Being the fangirl that I am, I follow any number of Doctor Who-related news feeds on my twitter. Last spring, Anglophenia, which is run by BBCAmerica, posted a link that got my attention immediately: a youtube video of a performance by the “Doctor Who Fan Orchestra.”
Yep, it was, in fact, an orchestra made up of Who fans, playing Who music, arranged by yet another fan. Being a band nerd/orch dork myself, one who loves playing film scores probably more than anything, I was doubly intrigued.
Ten minutes later – the amount of time it took to watch the performance – I had ascertained a few key points. One: this was an orchestra comprised of individuals who recorded separately, sent in their performances, and were then combined into a group. In short, it didn’t matter where you were located, or if you were a professional. Two: they’d be starting signups in a few short weeks for their next piece, a suite from “The Impossible Astronaut,” which is probably one of my favorite episodes of New Who and some of the most memorable music, just sayin.’ And three: I knew I had to be a part of this, no question.
The next few weeks were agony, as I hit up the DWFO facebook page, waiting for the video to be posted with details on how to participate. I submitted my info immediately when it finally did, and it’s a good thing, too; they had so much interest they had to cap the number of applicants at 600.
The ProcessFor a “fan-run,” “amateur” organization, it’s sure more efficient than some more established groups I’ve been involved with! My music and a click track were emailed to me within a few days, along with an email that preemptively answered every question I’d eventually have throughout the recording process. Even if I’d had more questions, the other members of the orchestra were happy to discuss the nitty-gritty of recording, offer tips and tricks, and compare notes on the actual performances (bowing, for example, is something I’ve never personally had to deal with but appears exceedingly important to string players).
The submission deadline was firm from the very beginning, and even though it was months away, the summer did fly by! As someone who has always been a major procrastinator, both the deadlines and the constant flow of discussion from orchestra members were key in keeping the project at the front of my mind.
Take Thirty-TwoAfter practicing the piece for a few weeks with the click-track, I knew it was now or never. I bought a USB mic off of Amazon – a Samson Go Mic, I believe – and clamped on my headphones, and I was good to go. Well, or so I thought.
Turns out finding the perfect spot in the room for the mic – not so close that it spikes on forte and not so far that it doesn’t even pick up on piano – is not as easy as it seems. I messed around for an evening, both with the gain on the mic and my own positioning, until I found a spot that worked. Then I was ready to play!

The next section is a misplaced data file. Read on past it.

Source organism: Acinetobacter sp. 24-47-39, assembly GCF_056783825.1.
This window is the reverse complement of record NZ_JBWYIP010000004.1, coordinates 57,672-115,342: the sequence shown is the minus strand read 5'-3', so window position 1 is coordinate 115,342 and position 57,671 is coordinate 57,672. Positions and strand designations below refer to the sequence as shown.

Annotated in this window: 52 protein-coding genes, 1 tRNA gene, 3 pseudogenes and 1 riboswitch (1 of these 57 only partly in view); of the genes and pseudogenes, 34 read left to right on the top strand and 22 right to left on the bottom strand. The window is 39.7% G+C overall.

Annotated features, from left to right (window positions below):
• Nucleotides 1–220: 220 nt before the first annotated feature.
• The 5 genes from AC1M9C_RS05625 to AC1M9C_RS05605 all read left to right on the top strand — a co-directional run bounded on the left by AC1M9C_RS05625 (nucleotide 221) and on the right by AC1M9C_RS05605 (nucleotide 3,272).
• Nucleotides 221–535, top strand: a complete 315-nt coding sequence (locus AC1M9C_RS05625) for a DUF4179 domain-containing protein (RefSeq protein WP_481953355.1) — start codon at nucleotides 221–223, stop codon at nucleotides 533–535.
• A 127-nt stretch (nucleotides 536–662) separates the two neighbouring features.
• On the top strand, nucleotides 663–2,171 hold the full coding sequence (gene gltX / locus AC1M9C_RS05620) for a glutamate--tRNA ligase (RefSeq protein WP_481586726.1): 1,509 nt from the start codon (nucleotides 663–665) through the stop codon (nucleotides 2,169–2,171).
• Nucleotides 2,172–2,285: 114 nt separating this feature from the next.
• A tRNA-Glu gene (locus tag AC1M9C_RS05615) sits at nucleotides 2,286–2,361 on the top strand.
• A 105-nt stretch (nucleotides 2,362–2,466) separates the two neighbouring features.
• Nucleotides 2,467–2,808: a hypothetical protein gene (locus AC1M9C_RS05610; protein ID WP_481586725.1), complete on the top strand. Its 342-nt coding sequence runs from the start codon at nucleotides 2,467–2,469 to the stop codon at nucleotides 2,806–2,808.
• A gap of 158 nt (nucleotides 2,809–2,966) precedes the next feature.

And mess up. And try again. And mess up.
In retrospect, it wasn’t as bad as it seemed at the time – I think I was satisfied after two or three nights. And maybe I could have done it in one night, except after a few hours I hit a point where I only make more mistakes, and I know when to quit. Sending off the audio was rewarding, exciting, nerve-wracking – all the nerves of a live performance, really.
The video was another issue altogether. I knew I would be leaving town, so I had to make it in one night if I wanted to make the deadline. The good news is, the audio is stripped out and the finished mix put in, so it wouldn’t actually matter if I messed up, as long as I looked like the note was pretty.
The bad news? Someone probably had to listen to it to line things up before the audio was taken out! I’m envisioning them comparing the submitted audio with the submitted video and wondering if I broke my hands and face in the interim. Oh, and something else I learned: keeping a normal face when I’ve just flubbed a note is not as easy as it seems. Now I think back to every concert I’ve played, with the look of disgust I now know I get telegraphing every error. Poker face I am not.
ShowtimeToday I was surprised to see that the completed video is already up! Doctor Who loves its nods to the past and running jokes, and the fans are no different. There are quite a few clever and funny costumes, props and jokes in the video – but I’ll let you watch it for yourself because, you know. Spoilers and all that.
But I’m not just here to toot my own horn, as it were; at the end of the video is a preview of the next piece the DWFO will be performing, and I can’t wait to sign up! But what about you? Are you, or some Whovian in your life, a musician as well? Start dusting off those reeds, doing those vocal exercises, and tuning those strings, because to be a part of this is fun you won’t want to miss!